UCI president says the UCI covered up Armstrong’s positive dope test in 1999 Tour

Cookson says he will be writing to former president and vice-president of UCI Hein Verbruggen “asking him to consider his position.” Verbruggen still holds the position of honorary president of the organisation.

AIGLE, SWITZERLAND (MARCH 9, 2015)(REUTERS) – After the publication of the Independent Commission for Reform in Cycling’s report, Union Cyclisme International (UCI)president Brian Cookson said he would be writing to former UCI president Hein Verbruggen to ask him “to consider his position”.

Verbruggen was UCI president from 1991 to 2005.

The Independent Commission’s report investigated reports that Armstrong was issued a Therapeutic Use Exemption certificate after testing positive for steroids in the 1999 Tour.

The report said: “The UCI acted in breach of its own ADR in asking the riders’ entourages to provide a medical certificate after they tested positive when they had not declared the use of a substance on the doping control form. Further, when a medical certificate was produced for Lance Armstrong, it should have been obvious to UCI that the medical certificate provided by his doctor was backdated and solely provided to justify a posteriori the traces of triamcinolone found in the rider’s urine.

Therefore, disciplinary proceedings should have been opened by UCI against both Laurent Brochard and Lance Armstrong following their positive tests for prohibited substances on the basis that they did not declare the use of a medicine justifying that substance on their doping control form.”

Brian Cookson told Reuters Television, at UCI headquarters in Aigle: “In that tour Lance Armstrong had a positive test for cortisone which was covered up and assisted in covering up by the UCI. Now I believe that is a wrong judgement at that time. I think it was a demonstration that the UCI was always going to prioritise the image of the sport and the business of the sport over the integrity and the honesty of the sport, and that was a very bad signal which was given out at that time. Subsequently I think if we hadn’t had that decision I think we would be having a very different landscape in our sport at this moment.”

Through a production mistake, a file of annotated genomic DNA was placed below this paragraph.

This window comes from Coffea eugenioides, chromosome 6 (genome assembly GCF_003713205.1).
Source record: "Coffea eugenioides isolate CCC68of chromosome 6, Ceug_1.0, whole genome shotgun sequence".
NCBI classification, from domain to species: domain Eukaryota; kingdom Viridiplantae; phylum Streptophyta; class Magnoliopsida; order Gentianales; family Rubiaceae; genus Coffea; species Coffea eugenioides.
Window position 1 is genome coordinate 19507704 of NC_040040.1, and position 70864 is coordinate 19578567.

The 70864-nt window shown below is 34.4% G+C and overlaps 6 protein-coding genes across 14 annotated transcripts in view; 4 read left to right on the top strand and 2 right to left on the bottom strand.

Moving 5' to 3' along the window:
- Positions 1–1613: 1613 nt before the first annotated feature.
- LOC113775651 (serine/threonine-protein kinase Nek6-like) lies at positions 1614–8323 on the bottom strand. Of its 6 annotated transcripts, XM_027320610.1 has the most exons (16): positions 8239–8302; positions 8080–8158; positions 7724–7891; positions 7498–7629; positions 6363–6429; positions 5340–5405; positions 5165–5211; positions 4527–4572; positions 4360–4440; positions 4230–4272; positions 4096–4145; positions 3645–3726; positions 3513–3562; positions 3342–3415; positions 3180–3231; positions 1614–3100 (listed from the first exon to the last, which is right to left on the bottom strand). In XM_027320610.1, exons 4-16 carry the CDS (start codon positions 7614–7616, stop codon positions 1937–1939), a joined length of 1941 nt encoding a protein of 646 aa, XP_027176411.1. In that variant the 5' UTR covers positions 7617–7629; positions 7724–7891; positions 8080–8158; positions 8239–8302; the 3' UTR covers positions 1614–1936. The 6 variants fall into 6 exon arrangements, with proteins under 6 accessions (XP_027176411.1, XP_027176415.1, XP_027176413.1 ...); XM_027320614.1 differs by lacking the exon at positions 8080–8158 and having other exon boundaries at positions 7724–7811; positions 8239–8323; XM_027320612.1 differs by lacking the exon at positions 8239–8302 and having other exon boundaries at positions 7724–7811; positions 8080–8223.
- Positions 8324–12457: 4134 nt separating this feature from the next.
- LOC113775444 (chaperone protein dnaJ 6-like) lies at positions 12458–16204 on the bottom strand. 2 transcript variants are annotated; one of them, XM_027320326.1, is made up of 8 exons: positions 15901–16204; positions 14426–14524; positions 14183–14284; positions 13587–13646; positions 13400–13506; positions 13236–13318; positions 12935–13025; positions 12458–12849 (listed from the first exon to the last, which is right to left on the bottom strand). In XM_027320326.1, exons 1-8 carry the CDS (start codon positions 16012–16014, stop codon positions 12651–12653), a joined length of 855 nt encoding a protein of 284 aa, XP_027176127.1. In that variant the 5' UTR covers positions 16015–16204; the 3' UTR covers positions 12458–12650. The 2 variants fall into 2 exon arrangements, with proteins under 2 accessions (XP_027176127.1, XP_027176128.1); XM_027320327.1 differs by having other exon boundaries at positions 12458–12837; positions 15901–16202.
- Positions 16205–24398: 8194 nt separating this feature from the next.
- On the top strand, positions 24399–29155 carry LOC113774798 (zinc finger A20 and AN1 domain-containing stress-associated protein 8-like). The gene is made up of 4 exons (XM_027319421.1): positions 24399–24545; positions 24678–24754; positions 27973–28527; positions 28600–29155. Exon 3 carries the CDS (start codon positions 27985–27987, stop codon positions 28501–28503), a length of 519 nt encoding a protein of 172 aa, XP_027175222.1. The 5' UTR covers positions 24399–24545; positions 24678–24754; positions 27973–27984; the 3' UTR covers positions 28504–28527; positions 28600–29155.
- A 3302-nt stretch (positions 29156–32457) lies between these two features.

“I will be writing to Hein Verbruggen in the light of what we have seen in the report and I will be asking him to consider his position,” Cookson continued.

“There are some good things highlighted in the report,” Cookson said. “For instance it says that cycling’s recent activities have helped to lower the radar as it were and reduce the prevalence of doping in our sport very substantially to the point where it is possible to win races at the highest level in cycling without doping and there are some clear indications that that is the case. Equally though there are others who feel that there is still doping going on and I think that is probably true. I think there are always new methods and ways of people trying to evade the tests and reduce their impact. Having said that I do think that we are carrying out a whole range of testing precedures now. We are strengthening our intelligence, our investigative procedures. We are working with the national anti-doping agencies and WADA a lot more effectively and we will not cover up doping as was obviously the case in the past.”